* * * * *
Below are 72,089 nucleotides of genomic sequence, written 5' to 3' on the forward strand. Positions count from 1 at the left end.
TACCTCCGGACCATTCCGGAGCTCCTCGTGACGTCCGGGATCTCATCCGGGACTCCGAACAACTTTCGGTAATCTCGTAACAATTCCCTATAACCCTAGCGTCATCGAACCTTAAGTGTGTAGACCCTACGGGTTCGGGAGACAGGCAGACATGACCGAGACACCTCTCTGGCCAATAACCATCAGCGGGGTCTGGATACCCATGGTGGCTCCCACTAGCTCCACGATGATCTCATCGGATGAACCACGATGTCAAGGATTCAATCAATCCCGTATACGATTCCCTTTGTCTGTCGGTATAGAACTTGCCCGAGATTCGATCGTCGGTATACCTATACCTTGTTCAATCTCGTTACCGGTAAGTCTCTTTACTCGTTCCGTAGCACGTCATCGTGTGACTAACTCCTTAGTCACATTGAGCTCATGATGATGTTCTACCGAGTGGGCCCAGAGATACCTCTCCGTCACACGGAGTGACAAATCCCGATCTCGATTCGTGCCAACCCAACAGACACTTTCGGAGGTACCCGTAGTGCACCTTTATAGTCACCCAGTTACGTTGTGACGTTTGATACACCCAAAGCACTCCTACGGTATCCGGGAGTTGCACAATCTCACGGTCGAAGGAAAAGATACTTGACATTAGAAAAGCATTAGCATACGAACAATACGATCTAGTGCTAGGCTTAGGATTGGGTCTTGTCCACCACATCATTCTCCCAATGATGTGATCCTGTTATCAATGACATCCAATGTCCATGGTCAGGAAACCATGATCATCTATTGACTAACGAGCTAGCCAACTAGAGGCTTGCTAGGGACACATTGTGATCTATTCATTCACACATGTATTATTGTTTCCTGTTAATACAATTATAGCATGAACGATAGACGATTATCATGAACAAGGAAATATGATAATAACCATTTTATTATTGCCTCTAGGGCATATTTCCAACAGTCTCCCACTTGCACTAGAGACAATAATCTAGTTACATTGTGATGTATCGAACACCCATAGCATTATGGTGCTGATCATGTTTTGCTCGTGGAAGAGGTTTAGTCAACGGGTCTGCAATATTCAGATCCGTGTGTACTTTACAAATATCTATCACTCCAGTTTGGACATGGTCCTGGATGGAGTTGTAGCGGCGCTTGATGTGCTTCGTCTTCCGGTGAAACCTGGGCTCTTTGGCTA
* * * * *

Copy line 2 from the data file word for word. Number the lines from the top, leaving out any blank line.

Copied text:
TACCTCCGGACCATTCCGGAGCTCCTCGTGACGTCCGGGATCTCATCCGGGACTCCGAACAACTTTCGGTAATCTCGTAACAATTCCCTATAACCCTAGCGTCATCGAACCTTAAGTGTGTAGACCCTACGGGTTCGGGAGACAGGCAGACATGACCGAGACACCTCTCTGGCCAATAACCATCAGCGGGGTCTGGATACCCATGGTGGCTCCCACTAGCTCCACGATGATCTCATCGGATGAACCACGATGTCAAGGATTCAATCAATCCCGTATACGATTCCCTTTGTCTGTCGGTATAGAACTTGCCCGAGATTCGATCGTCGGTATACCTATACCTTGTTCAATCTCGTTACCGGTAAGTCTCTTTACTCGTTCCGTAGCACGTCATCGTGTGACTAACTCCTTAGTCACATTGAGCTCATGATGATGTTCTACCGAGTGGGCCCAGAGATACCTCTCCGTCACACGGAGTGACAAATCCCGATCTCGATTCGTGCCAACCCAACAGACACTTTCGGAGGTACCCGTAGTGCACCTTTATAGTCACCCAGTTACGTTGTGACGTTTGATACACCCAAAGCACTCCTACGGTATCCGGGAGTTGCACAATCTCACGGTCGAAGGAAAAGATACTTGACATTAGAAAAGCATTAGCATACGAACAATACGATCTAGTGCTAGGCTTAGGATTGGGTCTTGTCCACCACATCATTCTCCCAATGATGTGATCCTGTTATCAATGACATCCAATGTCCATGGTCAGGAAACCATGATCATCTATTGACTAACGAGCTAGCCAACTAGAGGCTTGCTAGGGACACATTGTGATCTATTCATTCACACATGTATTATTGTTTCCTGTTAATACAATTATAGCATGAACGATAGACGATTATCATGAACAAGGAAATATGATAATAACCATTTTATTATTGCCTCTAGGGCATATTTCCAACAGTCTCCCACTTGCACTAGAGACAATAATCTAGTTACATTGTGATGTATCGAACACCCATAGCATTATGGTGCTGATCATGTTTTGCTCGTGGAAGAGGTTTAGTCAACGGGTCTGCAATATTCAGATCCGTGTGTACTTTACAAATATCTATCACTCCAGTTTGGACATGGTCCTGGATGGAGTTGTAGCGGCGCTTGATGTGCTTCGTCTTCCGGTGAAACCTGGGCTCTTTGGCTA